Now in its eleventh year and completely sponsor-funded, the Bayer Young Viticulturist of the Year competition is about to crown its 2016 winner. The National Final is set to take place in Marlborough on August 23-25, in conjunction with the Bragato Conference, and five regional finalists will be vying for the coveted title.
These are their stories.

A former professional road cyclist in France, USA and Canada, 29-year-old Langlands became involved in the winemaking industry in 2011 and hasn’t left since. Perseverance is his bigger strength—something he has learnt through the years spent cycling overseas. “Cycling can be lonely at times. Sometimes you spend six hours on the bike by yourself, in the middle of nowhere. This has taught me to be a self-motivated person: if I wanted to succeed, I needed to do the hard work because it would pay off later,” he said.
This, of course, is valid for winemaking too. “Being able to produce something as complex and diverse as wine, and tasting that hard work and long hours in one, three, five years later, makes it worthwhile.”
Langlands is currently studying towards his degree in Wine Science, and his ultimate goal is to own a vineyard, winery and café offering wine and food pairings. “I enjoy cooking and baking, and see this as an experience that would allow people to appreciate the wine more, maybe even wines that haven’t been recognised in New Zealand yet.”



Winter, 30, is a veteran of this competition, having taken the title of Central Otago Young Viticulturist of the Year for three years in a row; in 2014 he even placed second the National final. Born and bred in Christchurch, Winter is the youngest of five boys and also a twin. He met his wife Kate when they were 16 and finally married her last January. Together they hope to start a family and their own business within the next couple of years.
“We have a few ideas up our sleeves,” he said. “I believe there are some opportunities in packaging and marketing of wine, much of which is based on traditional European approaches and may be due for a shake-up.”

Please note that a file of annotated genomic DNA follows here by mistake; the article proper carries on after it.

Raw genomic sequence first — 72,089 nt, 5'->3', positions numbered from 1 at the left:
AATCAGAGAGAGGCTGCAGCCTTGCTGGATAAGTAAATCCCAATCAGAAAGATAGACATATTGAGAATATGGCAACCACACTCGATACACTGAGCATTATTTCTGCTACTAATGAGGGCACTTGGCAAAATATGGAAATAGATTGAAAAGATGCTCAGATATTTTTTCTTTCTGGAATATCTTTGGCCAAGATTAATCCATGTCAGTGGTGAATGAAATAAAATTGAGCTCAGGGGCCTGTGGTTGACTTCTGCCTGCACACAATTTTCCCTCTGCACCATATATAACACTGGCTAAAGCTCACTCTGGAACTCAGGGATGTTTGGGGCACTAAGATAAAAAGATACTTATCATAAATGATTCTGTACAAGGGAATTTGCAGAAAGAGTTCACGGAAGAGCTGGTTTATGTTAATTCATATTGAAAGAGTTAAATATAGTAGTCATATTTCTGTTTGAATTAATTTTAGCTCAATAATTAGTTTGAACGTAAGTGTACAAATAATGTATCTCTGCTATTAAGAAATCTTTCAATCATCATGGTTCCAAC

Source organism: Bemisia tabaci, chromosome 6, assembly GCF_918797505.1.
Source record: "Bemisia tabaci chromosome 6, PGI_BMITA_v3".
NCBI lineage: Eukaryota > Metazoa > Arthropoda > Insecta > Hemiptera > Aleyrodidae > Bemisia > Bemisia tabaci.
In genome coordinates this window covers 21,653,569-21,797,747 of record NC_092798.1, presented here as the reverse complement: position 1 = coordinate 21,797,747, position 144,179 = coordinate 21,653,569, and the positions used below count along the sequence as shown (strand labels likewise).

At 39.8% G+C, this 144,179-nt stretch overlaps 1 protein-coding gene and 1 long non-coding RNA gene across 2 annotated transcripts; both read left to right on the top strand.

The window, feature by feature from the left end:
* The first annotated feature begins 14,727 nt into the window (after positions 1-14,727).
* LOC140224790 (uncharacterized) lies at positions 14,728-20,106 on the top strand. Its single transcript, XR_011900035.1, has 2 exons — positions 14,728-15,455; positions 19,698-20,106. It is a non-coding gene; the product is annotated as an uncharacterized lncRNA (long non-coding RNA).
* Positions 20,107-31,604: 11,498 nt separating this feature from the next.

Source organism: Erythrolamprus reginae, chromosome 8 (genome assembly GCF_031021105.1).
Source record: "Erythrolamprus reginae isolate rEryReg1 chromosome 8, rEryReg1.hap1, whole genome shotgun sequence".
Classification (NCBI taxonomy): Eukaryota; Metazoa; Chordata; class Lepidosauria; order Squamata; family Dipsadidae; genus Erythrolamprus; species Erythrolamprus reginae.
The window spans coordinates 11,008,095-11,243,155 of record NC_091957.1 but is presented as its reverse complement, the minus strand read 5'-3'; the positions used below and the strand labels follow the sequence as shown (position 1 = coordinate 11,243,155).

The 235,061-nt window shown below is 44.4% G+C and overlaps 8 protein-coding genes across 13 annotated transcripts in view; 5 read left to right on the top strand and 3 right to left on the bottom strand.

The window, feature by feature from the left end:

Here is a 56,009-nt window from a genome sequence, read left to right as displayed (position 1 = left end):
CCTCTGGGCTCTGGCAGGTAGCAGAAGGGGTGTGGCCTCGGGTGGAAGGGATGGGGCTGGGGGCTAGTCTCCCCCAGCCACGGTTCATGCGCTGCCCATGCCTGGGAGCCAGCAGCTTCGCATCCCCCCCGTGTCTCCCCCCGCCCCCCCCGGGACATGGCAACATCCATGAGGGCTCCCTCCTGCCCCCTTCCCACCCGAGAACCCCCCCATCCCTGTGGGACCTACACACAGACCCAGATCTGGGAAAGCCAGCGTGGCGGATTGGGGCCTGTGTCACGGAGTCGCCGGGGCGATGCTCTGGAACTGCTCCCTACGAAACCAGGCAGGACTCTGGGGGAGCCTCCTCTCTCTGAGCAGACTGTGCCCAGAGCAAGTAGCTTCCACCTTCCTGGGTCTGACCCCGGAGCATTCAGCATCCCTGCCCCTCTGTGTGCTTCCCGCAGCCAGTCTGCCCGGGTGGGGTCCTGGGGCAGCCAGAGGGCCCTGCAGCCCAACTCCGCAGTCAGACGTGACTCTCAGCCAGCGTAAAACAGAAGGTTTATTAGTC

Working around the weather, he said, is the hardest part of his job, with frost management being particularly challenging in Central Otago. He sees a very strong future for the NZ wine industry as a whole, driven by an innovative approach that’s based on quality, sustainability and promising, new varieties. “We are still a small producer on the international stage, but with an enthusiastic crop of industry leaders coming through, we will likely see growth and changes that we have not yet dreamt of.”



This will be Price’s first-ever national final to date, an achievement he is truly proud of. Coming from a family of plumbers, Cameron Price didn’t have wine in his blood, but this has certainly not prevented him from starting a rewarding career at Villa Maria. To achieve this result, he has had some peculiar role models.
“As a typical Kiwi boy growing up you can’t go past Christian Cullen or Sean Fitzpatrick, who always seem to have encouraged young men never to give up on their dreams or goals.”
In winemaking, despite all the science, climatic variables still dictate the outcome. “We can read weather maps and forecasts as much as we want, but it is Mother Nature we are dealing with on a day to day basis,” he said. “She has that way of giving us a cold spring for budburst and flowering followed by that dreaded rain at fruit set.”
As for the industry, Price sees sustainability as a key driver of international competitiveness. “We need to make sure we are aiming for quality over quantity because we know we can’t compete with the wine-producing countries that have the ability to produce bulk wine at half the cost.”



Adams, 29, grew up in Hamilton with two younger sisters and is now married with two kids. Besides having a good attitude towards learning and a strong initiative, he has also acquired a solid scientific training with a BSc in Physiology, a PGDipSci in Neuroscience and another in Wine Science. In fact, before starting to work in vineyards across New Zealand and Australia, he had been employed in a Biomedical Lab as a haematological tech. As you have probably figured out by now, that strong desire to keep learning and apply this knowledge in the vineyard is one of his greatest strengths. As part of this, Adams looks forward to starting a Masters in Viticulture.
“In the future, I would like to take on greater viticulture roles and contribute meaningfully to the New Zealand wine industry, and also be the best husband and dad I can be,” he said.
As for the future of the wine sector, Adams believes that worldwide climate change will affect NZ’s grapes, which may result in new regions being established and older ones being abandoned.



Happily married and living in Marlborough with his wife Laura, 28-year-old O’Riley grew up in the Manawatu on a dairy farm. After a degree in Viticulture and a degree in Wine Science, he’s now working towards a post-graduate diploma in Business Administration.
“My passion is continually growing,” O’Riley said. “I am often known as an ‘ideas man’, thinking of different approaches to some very traditional techniques. I am always interested in exploring a new way of thinking and how we can develop technology to support or make our job more efficient.”
Training and good attitude, however, would not have been enough without the support of his wife, who has always encouraged him to get out of his comfort zones and take risks.
Twenty years from now, O’Riley sees himself owning a vineyard and helping the next young generation of viticulturists come through into the industry. “The future of the wine sector is looking extremely favourable. We must continue to be competitive internationally, while keeping in mind what got us to where we are now—quality.”